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ARS Home » Southeast Area » Stuttgart, Arkansas » Dale Bumpers National Rice Research Center » Research » Publications at this Location » Publication #407768

Research Project: Gene Discovery and Crop Design for Current and New Rice Management Practices and Market Opportunities

Location: Dale Bumpers National Rice Research Center

Title: Investigating the malting suitability and brewing quality of different rice varieties

item GUIMARAES, BERNARDO - University Of Arkansas
item SCHRICKEL, FLORIAN - Research And Training Institute For Brewing In Berlin (VLB)
item RETTBERG, NILS - Research And Training Institute For Brewing In Berlin (VLB)
item Pinson, Shannon
item ATUNGULU, GRIFFITHS - University Of Arkansas
item MCCLUNG, ANNA - Retired ARS Employee
item SHA, XUEYAN - University Of Arkansas
item DE GUZMAN, CHRISTIAN - University Of Arkansas
item LAFONTAINE, SCOTT - University Of Arkansas

Submitted to: Beverages
Publication Type: Peer Reviewed Journal
Publication Acceptance Date: 1/24/2024
Publication Date: 2/1/2024
Citation: Guimaraes, B.P., Schrickel, F., Rettberg, N., Pinson, S.R., Atungulu, G.G., Mcclung, A., Sha, X., De Guzman, C., Lafontaine, S. 2024. Investigating the malting suitability and brewing quality of different rice varieties. Beverages. 10(16).

Interpretive Summary: Beer is traditionally brewed using four ingredients: hops, malted barley, water, and yeast. During the fermentation process, enzymes breakdown the barley starch into sugars to feed the yeast which produce alcohol. These starch-degrading enzymes come primarily from the barley, which also provides the yeast with proteins and nutritional elements. Various other grains can be used as adjunct starches, and to impart characteristic flavors to the beer. Rice, being relatively flavorless itself, results in a lighter bodied beer with a light, crisp flavor. Rice used as adjunct starch is not malted but is milled and cooked before being mixed into the malted barley mash. In this study, we evaluated the possibility of producing beer using malted rice, as needed for rice to replace all or a portion of the barley. Brewing beer from rice alone would yield a gluten-free beer, and consumer demand for gluten-free food products has grown rapidly in the last decade. Rice is a less costly starch source than barley in many parts of the world, including the USA. In this study, we obtained grain of 19 genetically diverse rice varieties all grown in the USA, malted them in a small-sample pilot malting process, and collected their worts, which is the liquid extracted from the post-malting mashing process. These worts were analyzed chemically to compare the malting qualities of the rice varieties with each other, and with barley. All 19 rice varieties germinated sufficiently well, and provided enough amylase enzymes for their starches to be well saccharified (converted to sugars) during malting. Rice is known for containing less protein than wheat or barley grains, causing the widespread belief in the brewing community that rice beer cannot be produced without adding exogenous proteins. Contrary to this belief, our data identified some rice varieties with sufficiently high wort protein contents to indicate the brewing of beer without nutrient supplementation. Further study would be required to determine the flavor and quality of the resultant rice beers. We also discovered that rice varieties with purple pigmented brans imparted a unique and desirable color to the wort; further research would be required to confirm that this reddish color carries through to the final brewed beer. This study of worts from malted rice provides direction and motivation for further study on the use of malted rice for beer production, as well as direction for the breeding of rice varieties containing the trait combinations that can provide cost savings and price premiums for malted-rice beers.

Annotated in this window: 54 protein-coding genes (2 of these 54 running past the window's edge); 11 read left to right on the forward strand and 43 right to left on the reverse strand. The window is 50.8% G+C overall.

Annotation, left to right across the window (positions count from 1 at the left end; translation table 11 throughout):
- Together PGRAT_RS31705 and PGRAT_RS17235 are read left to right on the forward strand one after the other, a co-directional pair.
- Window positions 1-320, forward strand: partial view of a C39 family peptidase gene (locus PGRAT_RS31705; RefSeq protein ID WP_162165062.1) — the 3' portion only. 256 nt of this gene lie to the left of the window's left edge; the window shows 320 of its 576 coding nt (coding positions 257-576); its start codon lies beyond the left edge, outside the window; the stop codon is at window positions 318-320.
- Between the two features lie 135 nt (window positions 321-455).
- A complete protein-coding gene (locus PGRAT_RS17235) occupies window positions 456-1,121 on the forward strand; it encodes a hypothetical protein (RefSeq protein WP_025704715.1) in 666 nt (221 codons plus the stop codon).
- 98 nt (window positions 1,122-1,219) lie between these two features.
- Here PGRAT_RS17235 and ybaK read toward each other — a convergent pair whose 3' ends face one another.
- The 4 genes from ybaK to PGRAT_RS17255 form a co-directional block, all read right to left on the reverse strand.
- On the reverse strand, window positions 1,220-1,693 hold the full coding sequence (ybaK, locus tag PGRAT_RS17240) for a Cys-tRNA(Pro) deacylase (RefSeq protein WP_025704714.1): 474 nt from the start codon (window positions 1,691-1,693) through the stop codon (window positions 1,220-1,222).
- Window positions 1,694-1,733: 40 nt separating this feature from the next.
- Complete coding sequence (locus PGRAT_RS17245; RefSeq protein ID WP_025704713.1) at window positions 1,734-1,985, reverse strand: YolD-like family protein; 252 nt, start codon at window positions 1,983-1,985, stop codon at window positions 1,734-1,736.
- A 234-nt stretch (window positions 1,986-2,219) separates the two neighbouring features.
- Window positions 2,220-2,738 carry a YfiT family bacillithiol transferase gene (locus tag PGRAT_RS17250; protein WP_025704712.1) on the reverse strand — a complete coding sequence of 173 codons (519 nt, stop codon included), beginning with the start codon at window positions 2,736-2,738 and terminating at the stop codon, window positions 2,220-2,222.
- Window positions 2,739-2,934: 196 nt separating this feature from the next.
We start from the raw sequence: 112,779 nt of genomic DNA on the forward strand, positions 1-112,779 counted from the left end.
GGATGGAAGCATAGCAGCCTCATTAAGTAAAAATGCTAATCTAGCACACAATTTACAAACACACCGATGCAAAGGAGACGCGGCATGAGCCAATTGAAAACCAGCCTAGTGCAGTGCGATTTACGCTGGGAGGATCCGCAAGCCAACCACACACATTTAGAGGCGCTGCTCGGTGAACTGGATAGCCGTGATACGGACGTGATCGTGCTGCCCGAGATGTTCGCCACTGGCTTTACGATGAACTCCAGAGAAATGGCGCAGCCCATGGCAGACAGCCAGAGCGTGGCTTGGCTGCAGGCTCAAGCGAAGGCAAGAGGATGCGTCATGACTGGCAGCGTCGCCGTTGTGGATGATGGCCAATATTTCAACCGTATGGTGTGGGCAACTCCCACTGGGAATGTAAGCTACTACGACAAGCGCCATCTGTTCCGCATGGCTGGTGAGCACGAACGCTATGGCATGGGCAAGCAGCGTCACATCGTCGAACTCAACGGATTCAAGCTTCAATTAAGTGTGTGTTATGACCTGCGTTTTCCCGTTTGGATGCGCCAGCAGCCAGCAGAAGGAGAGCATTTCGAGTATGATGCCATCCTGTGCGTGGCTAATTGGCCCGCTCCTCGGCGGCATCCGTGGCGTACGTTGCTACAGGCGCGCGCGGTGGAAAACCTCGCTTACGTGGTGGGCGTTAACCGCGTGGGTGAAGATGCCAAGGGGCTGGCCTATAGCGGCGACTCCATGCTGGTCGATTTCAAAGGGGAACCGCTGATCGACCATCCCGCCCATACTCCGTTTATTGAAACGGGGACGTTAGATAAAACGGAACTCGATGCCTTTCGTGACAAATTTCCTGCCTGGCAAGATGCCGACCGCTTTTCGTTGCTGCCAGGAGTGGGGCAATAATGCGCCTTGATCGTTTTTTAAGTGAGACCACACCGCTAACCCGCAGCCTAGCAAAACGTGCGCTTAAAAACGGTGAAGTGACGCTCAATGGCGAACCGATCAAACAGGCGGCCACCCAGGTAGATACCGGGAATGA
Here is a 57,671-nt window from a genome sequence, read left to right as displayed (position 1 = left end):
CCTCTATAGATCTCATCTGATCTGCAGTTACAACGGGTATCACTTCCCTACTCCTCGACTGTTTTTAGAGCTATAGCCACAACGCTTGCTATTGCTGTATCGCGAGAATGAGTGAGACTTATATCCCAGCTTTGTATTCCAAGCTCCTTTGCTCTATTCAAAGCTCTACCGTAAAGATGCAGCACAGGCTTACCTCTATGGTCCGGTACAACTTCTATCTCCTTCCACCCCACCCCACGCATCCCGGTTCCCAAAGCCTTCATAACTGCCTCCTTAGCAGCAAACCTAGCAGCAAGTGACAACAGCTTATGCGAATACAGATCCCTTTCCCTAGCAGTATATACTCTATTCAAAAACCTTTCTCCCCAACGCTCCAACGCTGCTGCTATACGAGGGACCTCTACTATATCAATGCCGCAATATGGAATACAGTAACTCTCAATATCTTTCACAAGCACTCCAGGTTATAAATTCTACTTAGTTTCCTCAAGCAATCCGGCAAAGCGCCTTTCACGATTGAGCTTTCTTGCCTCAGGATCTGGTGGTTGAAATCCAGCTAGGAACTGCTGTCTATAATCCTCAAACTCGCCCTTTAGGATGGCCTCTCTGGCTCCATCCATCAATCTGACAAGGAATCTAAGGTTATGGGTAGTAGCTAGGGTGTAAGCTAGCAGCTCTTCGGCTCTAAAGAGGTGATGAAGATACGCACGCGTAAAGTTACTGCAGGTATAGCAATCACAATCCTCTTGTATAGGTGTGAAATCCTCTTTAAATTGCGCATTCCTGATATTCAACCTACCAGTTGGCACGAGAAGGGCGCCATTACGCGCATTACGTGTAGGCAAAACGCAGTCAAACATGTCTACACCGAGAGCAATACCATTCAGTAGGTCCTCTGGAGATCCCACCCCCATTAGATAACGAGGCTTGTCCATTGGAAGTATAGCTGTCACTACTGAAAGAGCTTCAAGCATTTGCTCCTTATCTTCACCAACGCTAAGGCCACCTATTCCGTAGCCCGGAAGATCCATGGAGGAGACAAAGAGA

Technical Abstract: Historically, rice has been treated as a neutral flavor starch adjunct in brewing and not utilized as malted grain and, thus, the malt quality of rice varieties has been minimally evaluated. Nineteen globally diverse rice varieties were procured following production in the USA for a pilot scale, pale ale malting test. The rice was analyzed for various chemical parameters important to malting including, amylose content, protein, germination energy, and enzymatic activity. These results show that the rice varieties were able to germinate well, with some varieties being notably uninhibited by anoxic germination conditions due to excess water. All rice varieties provided sufficient diastatic power and enzymatic activity for full saccharification without exogenous enzymes. Furthermore, this data disproved that malted rice does not have adequate protein for healthy fermentation by identifying multiple varieties with worts containing sufficient protein for fermentation without further nutrient supplementation. This data highlights that certain U.S. rice varieties can be utilized to make acceptable rice malt. Additionally, rice varieties with purple pigmented bran were found to contain moderately high levels of ß-amylase and could serve as novel natural colorants for future malt recipes.